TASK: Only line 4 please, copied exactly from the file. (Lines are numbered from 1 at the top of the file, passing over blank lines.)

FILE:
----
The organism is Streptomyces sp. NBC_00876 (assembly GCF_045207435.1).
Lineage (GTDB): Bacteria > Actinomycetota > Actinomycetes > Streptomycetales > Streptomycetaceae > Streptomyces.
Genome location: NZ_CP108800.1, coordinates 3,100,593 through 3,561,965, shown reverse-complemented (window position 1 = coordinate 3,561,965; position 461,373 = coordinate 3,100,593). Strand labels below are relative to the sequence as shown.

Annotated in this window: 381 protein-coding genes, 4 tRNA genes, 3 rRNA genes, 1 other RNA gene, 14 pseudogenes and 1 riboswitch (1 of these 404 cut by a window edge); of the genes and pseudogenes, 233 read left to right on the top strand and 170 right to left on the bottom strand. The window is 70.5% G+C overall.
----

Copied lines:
Annotated in this window: 381 protein-coding genes, 4 tRNA genes, 3 rRNA genes, 1 other RNA gene, 14 pseudogenes and 1 riboswitch (1 of these 404 cut by a window edge); of the genes and pseudogenes, 233 read left to right on the top strand and 170 right to left on the bottom strand. The window is 70.5% G+C overall.